Tangerine Risk Management Fake E-Mail

How the scam works:

There is an e-mail going around from crooks impersonating Tangerine Bank representatives asking recipients to keep their account active and in good standing. For that, the message lures the victims into believing that they need to get a authentication certificate in order to avoid suspicious activity on their account. However, the call to action and the end result are the same: the recipients need to click on a provided link.

If you click the link, you are redirected to an official-looking website with the bank’s logo. You'll be asked to login by entering your account number and password.

Below is the latest scam e-mail circulating now, coming from e-mail addresses such as: tangerineclients2@cox.net or helpservicestangerine@cox.net. Subject titles might be: “Important Information-Sign-In Now” or “Urgent Letter – Please Review”, while the name of the sender could be Risk Management/Tangerine or Help/Tangerine:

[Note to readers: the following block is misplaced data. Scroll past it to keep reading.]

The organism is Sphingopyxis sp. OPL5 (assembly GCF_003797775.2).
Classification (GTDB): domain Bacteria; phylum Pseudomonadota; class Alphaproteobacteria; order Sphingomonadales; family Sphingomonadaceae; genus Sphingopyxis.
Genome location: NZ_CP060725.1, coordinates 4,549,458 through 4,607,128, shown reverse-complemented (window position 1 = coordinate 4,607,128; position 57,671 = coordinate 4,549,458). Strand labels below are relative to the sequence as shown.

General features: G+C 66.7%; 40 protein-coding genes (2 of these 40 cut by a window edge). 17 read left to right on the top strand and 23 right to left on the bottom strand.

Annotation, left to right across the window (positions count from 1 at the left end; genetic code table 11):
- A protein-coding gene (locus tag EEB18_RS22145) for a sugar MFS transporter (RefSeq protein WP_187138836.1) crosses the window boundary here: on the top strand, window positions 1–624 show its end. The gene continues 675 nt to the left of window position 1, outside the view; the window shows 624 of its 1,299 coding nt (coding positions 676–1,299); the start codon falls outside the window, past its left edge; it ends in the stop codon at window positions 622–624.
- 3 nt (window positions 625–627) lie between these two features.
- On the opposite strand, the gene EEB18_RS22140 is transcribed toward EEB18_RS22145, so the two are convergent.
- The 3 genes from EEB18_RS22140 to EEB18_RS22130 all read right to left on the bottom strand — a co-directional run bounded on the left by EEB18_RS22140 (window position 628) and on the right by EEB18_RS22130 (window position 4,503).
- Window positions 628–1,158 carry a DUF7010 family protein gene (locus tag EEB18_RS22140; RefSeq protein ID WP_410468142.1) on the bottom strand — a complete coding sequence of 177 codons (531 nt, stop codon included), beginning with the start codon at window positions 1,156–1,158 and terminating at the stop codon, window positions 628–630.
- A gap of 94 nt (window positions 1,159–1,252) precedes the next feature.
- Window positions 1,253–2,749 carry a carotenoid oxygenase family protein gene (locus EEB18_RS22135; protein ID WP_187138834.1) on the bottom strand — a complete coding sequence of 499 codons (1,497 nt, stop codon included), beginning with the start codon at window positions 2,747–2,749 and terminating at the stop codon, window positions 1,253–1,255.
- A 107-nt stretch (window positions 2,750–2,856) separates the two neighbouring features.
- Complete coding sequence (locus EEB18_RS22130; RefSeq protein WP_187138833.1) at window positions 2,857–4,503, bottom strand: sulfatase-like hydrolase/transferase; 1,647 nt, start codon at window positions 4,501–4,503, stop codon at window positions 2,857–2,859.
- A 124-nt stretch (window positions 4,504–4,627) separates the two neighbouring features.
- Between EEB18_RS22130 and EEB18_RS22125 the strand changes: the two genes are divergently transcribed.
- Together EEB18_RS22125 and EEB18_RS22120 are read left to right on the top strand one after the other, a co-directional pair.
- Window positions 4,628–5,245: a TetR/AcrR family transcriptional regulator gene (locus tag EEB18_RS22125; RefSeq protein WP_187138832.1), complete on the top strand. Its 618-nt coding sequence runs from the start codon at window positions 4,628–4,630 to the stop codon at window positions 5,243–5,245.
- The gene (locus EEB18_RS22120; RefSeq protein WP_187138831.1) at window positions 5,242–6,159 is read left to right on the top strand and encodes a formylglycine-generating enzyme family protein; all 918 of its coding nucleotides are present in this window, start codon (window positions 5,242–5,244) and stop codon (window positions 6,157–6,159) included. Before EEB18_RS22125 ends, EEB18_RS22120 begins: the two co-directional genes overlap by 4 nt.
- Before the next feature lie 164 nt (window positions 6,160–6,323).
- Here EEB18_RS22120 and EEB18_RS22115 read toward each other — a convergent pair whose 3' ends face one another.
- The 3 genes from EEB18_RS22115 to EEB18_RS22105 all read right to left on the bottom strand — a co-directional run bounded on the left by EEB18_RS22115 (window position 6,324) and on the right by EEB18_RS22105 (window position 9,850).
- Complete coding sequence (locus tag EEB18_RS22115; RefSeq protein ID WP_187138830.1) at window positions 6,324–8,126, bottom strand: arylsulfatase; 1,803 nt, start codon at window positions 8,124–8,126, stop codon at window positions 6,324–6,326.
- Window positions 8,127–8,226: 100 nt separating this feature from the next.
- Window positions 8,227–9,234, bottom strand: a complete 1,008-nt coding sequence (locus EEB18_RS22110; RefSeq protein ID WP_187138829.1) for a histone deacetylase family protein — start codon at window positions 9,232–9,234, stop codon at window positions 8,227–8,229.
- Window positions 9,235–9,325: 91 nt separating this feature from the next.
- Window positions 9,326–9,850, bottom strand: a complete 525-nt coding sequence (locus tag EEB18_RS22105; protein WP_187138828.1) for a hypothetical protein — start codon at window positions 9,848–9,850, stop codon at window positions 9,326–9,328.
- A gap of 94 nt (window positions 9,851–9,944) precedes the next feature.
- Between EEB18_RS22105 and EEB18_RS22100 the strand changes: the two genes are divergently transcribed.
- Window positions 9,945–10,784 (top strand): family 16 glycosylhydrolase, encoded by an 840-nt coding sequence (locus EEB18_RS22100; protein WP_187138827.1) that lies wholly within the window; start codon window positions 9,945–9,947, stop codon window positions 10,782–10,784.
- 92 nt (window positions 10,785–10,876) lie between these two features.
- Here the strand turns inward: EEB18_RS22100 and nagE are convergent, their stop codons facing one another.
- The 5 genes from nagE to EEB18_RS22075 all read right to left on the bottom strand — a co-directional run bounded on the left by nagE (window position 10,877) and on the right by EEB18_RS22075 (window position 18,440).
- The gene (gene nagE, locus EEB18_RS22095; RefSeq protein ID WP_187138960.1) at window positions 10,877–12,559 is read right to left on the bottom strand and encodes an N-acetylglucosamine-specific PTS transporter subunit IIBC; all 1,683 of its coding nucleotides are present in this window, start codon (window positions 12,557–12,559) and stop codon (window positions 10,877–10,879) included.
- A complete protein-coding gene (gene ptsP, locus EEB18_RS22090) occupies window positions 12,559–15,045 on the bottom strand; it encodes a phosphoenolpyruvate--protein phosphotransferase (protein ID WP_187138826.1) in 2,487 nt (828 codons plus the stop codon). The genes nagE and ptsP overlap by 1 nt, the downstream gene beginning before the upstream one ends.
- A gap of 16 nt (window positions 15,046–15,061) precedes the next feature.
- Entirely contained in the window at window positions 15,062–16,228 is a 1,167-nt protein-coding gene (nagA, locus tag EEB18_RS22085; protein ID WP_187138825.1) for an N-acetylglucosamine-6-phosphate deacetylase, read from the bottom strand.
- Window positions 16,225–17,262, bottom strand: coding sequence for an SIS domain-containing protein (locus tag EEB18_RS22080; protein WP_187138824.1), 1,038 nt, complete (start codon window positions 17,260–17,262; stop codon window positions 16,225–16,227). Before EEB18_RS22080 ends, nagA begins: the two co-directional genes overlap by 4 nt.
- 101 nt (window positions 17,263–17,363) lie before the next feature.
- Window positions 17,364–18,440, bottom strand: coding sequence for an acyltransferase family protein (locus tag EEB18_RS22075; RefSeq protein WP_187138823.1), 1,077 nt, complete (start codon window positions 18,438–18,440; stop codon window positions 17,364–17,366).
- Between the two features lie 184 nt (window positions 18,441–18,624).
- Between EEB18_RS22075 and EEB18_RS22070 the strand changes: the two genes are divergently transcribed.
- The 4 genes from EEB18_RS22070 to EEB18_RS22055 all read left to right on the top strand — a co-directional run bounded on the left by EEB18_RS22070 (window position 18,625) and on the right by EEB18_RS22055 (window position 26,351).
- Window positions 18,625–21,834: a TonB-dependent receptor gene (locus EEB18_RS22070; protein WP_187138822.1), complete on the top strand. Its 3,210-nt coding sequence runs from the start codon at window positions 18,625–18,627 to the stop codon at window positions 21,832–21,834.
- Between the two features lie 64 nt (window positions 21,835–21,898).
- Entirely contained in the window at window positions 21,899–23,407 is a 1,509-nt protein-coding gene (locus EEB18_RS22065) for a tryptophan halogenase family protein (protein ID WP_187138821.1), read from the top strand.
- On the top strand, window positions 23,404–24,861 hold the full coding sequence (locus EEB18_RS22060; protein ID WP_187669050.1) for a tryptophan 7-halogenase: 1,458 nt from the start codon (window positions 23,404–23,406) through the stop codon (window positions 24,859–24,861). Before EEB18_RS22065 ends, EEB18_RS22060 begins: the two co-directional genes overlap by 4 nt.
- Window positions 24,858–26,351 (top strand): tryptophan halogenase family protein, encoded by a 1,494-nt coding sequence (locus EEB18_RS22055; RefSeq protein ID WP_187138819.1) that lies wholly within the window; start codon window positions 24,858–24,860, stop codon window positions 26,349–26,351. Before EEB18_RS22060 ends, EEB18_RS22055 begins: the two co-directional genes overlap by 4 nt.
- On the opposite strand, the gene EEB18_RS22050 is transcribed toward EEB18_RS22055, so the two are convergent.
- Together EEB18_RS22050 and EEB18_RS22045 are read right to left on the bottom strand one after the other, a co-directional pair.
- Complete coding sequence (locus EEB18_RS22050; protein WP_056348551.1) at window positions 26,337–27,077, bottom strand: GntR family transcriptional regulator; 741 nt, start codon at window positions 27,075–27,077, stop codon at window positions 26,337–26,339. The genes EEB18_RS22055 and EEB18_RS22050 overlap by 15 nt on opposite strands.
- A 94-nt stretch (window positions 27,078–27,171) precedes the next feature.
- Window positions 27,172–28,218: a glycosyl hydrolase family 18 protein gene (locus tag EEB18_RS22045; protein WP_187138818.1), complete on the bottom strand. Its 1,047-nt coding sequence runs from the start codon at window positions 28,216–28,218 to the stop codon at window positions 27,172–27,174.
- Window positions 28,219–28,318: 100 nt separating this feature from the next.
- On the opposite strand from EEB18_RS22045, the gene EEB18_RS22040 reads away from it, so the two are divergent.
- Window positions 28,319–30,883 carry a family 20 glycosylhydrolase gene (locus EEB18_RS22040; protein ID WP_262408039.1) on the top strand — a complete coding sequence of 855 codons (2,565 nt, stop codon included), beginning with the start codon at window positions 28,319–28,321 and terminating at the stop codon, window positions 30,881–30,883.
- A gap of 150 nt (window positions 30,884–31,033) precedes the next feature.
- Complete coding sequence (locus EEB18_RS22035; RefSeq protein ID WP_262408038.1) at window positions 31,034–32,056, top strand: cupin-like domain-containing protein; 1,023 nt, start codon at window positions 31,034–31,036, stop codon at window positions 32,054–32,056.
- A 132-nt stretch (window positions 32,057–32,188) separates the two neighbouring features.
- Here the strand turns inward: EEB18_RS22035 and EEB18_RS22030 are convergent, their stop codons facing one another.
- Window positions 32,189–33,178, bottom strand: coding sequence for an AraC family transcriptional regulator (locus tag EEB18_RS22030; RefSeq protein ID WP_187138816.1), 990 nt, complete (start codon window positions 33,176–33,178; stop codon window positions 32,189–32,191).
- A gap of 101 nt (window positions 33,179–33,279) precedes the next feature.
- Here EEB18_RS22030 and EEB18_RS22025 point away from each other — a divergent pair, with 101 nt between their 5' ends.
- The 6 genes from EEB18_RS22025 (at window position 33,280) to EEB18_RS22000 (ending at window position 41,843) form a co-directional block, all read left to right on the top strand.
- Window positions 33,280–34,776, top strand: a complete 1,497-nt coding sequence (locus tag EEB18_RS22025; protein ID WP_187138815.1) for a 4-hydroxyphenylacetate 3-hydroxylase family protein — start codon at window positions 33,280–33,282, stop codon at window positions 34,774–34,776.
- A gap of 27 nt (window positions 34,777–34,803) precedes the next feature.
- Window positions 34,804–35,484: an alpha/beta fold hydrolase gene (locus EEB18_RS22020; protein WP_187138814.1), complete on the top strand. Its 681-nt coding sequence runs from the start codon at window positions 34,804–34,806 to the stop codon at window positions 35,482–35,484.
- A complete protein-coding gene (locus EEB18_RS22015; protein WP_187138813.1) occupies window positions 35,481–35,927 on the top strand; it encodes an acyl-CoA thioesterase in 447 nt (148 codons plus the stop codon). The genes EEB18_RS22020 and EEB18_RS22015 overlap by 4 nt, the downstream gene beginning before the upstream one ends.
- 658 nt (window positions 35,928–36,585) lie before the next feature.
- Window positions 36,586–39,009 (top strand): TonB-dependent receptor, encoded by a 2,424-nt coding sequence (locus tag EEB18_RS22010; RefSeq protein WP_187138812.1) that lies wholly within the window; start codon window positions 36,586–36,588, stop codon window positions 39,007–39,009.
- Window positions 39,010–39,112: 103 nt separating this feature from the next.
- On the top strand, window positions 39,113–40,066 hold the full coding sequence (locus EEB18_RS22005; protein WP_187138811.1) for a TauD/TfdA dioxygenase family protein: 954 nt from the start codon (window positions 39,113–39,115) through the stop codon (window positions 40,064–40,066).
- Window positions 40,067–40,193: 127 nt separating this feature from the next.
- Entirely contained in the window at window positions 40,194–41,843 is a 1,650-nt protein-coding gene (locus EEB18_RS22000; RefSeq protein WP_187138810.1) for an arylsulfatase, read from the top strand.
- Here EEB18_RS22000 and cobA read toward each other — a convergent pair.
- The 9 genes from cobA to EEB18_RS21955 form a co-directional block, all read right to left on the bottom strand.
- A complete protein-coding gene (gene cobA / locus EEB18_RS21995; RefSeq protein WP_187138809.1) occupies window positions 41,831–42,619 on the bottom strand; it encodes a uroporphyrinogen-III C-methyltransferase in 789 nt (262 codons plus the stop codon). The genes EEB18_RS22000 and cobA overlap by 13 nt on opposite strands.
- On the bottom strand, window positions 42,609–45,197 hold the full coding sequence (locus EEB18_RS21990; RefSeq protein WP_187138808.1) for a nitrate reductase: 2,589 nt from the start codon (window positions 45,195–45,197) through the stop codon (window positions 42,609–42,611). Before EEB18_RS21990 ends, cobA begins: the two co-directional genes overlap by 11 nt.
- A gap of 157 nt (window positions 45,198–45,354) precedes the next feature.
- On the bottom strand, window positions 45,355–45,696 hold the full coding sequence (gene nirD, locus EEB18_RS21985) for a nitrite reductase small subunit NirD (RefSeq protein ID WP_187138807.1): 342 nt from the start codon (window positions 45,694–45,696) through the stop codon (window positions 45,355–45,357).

The information in this electronic mail message is private and confidential, and only intended for the addressee.

Authorized Addresse: [your e-mail address]

You have not signed-in to your account for a long period of time. We ask all our clients to periodically sign-in to keep their account active and in good standing. You have until [a very close date], to sign-in to your account thru our new certificate authentication or your account will be deactivated and frozen.

In order to keep your account active, please follow the steps below:

1. Download the attached security certificate and open it.

2. Follow the remaining on-screen instructions.

3. Your account will be migrated and activated under our new platform.

Thank you for your cooperation, we greatly appreciate your business.

Tangerine, Forward Banking

Tangerine is a trademark of The Bank of Nova Scotia, used under licence.


How to avoid:

Keep in mind that the scammers could use the name of any bank, including yours. These type of emails became so common nowadays that it should be easier to figure out that they're not from your actual bank. However, there are still a lot of people who click on the links without giving a second thought.Ignore these messages, especially if they refer to you as “Dear Customer”, instead of addressing you by your full name. Banks never email clients about any sensitive information unless the client has signed up for it. Delete, you'll get another one next week!

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